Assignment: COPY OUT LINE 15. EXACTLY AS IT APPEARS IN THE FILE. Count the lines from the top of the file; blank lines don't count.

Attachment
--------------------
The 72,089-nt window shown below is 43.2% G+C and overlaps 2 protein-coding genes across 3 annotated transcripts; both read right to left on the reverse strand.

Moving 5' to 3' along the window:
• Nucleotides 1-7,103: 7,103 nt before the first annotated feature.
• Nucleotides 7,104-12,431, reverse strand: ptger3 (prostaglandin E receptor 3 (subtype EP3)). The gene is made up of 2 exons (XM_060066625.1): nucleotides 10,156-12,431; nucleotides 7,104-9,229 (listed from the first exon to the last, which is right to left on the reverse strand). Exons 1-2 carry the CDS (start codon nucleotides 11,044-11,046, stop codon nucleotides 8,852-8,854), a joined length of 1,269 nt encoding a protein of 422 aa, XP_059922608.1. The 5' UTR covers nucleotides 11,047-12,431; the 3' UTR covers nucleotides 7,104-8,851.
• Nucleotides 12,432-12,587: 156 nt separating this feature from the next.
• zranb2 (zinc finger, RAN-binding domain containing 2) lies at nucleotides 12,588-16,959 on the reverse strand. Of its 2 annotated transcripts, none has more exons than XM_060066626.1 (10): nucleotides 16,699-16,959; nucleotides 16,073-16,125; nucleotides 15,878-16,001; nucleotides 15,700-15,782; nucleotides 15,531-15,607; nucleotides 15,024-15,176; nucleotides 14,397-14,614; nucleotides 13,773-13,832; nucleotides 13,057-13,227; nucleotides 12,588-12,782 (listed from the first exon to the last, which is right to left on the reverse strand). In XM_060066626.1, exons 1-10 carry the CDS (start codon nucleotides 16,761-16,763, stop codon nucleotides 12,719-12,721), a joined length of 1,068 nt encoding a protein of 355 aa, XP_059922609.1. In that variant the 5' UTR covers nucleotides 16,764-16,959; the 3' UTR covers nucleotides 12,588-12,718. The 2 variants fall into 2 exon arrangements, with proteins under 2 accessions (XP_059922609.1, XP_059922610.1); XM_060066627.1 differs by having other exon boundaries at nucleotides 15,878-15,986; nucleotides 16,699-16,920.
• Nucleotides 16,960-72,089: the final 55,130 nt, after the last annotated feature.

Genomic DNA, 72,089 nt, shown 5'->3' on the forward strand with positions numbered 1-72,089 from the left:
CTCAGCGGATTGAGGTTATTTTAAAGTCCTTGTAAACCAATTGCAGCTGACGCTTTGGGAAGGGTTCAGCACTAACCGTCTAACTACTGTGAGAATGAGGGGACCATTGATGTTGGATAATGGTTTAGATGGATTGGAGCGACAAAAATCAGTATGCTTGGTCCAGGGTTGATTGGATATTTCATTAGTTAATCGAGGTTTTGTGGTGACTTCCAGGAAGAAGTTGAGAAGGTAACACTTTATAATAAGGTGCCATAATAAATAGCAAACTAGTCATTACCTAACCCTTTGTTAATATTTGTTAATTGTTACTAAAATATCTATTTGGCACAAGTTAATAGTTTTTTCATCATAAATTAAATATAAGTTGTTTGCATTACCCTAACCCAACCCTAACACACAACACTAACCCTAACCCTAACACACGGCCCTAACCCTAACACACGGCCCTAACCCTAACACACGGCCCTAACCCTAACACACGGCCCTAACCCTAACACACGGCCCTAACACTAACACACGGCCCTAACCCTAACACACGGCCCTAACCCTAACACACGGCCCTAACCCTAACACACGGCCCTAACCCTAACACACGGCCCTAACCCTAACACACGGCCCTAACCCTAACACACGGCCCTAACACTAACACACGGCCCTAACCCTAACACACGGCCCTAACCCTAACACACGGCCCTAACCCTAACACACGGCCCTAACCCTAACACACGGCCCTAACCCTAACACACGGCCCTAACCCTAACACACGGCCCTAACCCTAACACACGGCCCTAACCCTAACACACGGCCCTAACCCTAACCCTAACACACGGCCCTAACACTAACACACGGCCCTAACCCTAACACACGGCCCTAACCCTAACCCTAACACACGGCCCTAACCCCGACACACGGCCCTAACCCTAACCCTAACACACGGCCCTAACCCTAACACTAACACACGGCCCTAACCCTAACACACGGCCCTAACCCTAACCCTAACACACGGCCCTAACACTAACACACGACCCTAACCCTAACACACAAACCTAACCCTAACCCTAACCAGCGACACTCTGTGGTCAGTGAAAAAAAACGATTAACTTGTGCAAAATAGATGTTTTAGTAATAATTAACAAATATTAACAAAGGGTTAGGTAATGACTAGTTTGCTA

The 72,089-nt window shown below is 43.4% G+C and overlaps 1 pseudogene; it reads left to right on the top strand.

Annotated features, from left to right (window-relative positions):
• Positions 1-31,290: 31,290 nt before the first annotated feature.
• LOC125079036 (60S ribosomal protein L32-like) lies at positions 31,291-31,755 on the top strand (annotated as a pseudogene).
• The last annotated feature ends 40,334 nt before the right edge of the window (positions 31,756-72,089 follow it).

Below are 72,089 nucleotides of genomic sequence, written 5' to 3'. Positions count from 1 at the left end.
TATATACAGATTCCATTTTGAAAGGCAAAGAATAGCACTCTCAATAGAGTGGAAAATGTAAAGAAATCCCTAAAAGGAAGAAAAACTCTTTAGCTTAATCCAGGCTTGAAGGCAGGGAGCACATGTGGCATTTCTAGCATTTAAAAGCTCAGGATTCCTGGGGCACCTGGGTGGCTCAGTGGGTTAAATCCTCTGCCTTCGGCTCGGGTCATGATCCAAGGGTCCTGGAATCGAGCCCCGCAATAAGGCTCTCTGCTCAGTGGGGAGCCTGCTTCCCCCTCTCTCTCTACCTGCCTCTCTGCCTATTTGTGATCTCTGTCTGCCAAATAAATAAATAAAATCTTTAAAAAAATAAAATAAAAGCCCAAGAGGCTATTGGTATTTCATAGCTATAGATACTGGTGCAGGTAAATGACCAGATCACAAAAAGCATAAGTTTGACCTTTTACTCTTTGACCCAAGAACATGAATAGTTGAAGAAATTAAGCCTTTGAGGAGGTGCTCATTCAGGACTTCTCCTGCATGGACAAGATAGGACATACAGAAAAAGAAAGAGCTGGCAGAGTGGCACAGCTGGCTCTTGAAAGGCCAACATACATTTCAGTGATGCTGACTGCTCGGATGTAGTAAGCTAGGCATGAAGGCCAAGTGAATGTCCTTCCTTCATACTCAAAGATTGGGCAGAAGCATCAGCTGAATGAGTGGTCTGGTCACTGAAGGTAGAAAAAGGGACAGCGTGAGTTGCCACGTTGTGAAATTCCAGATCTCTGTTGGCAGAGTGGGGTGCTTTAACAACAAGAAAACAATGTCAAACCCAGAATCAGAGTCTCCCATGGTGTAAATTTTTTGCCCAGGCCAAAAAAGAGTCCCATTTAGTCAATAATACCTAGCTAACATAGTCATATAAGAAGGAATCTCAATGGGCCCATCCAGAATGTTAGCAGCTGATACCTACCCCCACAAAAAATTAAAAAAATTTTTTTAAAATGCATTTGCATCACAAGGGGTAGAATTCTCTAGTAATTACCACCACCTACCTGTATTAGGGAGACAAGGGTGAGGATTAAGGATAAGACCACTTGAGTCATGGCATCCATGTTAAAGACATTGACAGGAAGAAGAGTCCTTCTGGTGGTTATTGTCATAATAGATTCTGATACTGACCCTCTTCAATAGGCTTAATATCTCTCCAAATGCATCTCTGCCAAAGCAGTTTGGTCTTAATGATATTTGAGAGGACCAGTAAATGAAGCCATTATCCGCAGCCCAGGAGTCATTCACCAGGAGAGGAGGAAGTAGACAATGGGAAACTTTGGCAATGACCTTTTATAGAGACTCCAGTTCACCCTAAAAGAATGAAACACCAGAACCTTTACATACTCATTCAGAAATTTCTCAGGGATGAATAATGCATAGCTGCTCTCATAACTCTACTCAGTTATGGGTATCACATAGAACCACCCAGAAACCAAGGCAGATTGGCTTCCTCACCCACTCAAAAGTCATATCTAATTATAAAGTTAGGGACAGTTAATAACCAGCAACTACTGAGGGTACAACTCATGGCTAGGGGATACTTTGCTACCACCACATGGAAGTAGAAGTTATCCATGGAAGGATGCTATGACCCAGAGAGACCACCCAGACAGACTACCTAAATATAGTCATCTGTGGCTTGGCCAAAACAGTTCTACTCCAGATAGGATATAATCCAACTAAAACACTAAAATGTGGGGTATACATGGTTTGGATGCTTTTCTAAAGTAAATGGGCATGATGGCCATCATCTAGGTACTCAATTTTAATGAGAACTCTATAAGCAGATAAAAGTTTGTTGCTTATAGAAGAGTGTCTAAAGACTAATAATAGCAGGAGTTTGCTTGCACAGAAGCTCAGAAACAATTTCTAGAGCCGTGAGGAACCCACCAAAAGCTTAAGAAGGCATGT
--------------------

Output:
Below are 72,089 nucleotides of genomic sequence, written 5' to 3'. Positions count from 1 at the left end.